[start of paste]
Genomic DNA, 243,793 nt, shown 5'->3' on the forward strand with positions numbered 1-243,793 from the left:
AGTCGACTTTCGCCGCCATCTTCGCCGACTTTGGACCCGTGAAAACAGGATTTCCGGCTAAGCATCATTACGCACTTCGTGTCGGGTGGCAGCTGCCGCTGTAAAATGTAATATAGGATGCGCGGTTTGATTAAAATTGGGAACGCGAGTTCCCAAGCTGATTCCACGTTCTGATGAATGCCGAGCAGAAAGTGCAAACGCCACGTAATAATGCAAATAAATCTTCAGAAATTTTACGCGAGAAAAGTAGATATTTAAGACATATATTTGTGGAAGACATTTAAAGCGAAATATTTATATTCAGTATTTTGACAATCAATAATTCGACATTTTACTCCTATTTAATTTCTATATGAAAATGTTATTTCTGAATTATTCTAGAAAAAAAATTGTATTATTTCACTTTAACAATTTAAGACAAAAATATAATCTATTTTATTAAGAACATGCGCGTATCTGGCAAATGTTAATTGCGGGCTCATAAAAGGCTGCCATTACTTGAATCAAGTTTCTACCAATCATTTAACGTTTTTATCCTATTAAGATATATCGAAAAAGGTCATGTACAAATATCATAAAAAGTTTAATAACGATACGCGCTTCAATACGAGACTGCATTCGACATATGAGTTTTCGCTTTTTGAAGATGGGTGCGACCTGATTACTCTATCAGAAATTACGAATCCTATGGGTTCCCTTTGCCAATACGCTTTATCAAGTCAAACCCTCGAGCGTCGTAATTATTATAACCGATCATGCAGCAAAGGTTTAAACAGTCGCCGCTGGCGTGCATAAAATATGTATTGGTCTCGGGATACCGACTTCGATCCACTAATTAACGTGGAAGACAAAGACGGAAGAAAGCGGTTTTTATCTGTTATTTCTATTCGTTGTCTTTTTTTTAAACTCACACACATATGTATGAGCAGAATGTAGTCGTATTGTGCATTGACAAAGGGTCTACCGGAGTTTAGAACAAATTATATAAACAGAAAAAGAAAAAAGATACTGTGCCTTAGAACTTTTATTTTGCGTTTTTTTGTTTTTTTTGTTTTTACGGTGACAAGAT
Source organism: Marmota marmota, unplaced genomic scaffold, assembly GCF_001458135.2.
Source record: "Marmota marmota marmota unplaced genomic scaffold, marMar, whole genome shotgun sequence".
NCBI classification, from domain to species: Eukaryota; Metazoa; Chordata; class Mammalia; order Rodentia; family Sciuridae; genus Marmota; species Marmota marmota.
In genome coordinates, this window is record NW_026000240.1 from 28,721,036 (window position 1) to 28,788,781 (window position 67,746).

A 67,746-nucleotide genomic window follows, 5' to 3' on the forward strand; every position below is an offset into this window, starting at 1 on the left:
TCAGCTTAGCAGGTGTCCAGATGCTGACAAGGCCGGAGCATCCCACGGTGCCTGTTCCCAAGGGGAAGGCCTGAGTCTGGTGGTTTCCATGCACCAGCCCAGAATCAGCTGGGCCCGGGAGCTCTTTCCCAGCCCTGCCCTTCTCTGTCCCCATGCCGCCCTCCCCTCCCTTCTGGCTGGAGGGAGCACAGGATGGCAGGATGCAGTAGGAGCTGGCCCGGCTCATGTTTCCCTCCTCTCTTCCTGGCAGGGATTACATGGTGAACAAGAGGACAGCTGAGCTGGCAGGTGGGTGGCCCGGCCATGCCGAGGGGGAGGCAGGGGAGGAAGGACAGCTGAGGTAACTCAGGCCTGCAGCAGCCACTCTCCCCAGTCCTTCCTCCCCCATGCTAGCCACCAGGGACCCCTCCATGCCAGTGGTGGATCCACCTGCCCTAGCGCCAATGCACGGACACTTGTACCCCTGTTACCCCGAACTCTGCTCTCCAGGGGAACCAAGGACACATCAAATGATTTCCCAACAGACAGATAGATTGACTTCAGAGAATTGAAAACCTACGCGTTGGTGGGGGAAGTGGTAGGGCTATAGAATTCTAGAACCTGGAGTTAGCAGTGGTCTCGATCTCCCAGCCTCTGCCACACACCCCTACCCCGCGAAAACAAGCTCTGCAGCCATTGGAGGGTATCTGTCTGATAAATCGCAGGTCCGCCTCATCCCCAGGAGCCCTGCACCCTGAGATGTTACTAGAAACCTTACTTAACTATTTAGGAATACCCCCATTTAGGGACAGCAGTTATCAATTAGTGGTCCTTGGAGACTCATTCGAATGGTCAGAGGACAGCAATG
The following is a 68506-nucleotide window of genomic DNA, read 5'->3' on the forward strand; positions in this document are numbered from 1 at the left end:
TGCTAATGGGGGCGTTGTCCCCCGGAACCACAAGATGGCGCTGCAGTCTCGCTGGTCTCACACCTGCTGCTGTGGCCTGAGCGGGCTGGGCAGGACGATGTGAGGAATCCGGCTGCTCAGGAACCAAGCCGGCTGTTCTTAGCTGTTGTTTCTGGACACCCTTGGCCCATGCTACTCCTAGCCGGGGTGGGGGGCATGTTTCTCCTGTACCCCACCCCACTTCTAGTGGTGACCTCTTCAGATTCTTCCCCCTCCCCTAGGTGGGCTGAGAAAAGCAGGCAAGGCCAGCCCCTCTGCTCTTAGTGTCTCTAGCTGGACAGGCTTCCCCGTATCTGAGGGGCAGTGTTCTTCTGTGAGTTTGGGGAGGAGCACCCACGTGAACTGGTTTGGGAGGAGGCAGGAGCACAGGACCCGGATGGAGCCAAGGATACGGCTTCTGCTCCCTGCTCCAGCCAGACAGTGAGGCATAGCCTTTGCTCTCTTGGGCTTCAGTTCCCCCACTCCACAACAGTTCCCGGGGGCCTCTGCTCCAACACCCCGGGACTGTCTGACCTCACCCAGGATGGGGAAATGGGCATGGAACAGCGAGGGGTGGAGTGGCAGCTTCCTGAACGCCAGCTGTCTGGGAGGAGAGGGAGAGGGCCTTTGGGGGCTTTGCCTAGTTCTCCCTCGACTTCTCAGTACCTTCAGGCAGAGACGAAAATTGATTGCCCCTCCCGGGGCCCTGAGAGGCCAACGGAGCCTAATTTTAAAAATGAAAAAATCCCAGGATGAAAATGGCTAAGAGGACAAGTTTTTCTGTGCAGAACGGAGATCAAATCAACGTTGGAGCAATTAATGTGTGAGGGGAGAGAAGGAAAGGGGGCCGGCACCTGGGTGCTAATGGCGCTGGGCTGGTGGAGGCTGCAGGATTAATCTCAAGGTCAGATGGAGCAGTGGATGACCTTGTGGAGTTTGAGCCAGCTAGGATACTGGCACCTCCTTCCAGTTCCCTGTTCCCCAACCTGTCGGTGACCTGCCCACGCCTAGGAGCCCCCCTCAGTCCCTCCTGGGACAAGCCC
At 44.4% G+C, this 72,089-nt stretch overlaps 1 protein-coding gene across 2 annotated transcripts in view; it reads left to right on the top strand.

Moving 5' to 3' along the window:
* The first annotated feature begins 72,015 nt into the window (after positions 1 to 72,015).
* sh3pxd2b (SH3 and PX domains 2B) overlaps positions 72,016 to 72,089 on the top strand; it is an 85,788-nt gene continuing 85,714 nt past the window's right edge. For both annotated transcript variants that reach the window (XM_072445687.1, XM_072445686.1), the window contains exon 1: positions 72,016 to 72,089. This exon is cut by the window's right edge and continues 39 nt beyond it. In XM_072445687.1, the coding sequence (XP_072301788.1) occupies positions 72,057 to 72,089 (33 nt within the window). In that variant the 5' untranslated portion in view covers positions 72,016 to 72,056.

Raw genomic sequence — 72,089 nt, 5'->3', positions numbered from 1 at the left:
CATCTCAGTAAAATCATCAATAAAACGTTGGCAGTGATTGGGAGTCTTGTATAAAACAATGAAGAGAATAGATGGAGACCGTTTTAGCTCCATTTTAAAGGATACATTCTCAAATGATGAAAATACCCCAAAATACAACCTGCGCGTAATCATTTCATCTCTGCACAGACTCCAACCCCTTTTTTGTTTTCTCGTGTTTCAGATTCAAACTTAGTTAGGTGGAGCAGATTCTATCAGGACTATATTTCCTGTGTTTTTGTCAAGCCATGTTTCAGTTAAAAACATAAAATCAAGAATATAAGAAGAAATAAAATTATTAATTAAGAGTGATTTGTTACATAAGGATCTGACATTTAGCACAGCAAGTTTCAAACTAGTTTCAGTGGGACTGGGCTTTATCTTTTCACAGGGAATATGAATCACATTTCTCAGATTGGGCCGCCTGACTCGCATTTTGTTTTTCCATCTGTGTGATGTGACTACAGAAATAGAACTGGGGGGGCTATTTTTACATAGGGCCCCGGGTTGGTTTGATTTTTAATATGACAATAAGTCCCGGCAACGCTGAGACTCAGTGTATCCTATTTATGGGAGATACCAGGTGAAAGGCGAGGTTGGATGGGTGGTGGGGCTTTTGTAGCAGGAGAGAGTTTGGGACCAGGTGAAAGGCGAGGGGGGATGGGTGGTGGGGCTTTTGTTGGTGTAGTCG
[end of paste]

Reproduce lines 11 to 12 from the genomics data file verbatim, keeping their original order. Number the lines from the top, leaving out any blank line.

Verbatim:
At 44.4% G+C, this 72,089-nt stretch overlaps 1 protein-coding gene across 2 annotated transcripts in view; it reads left to right on the top strand.

Moving 5' to 3' along the window: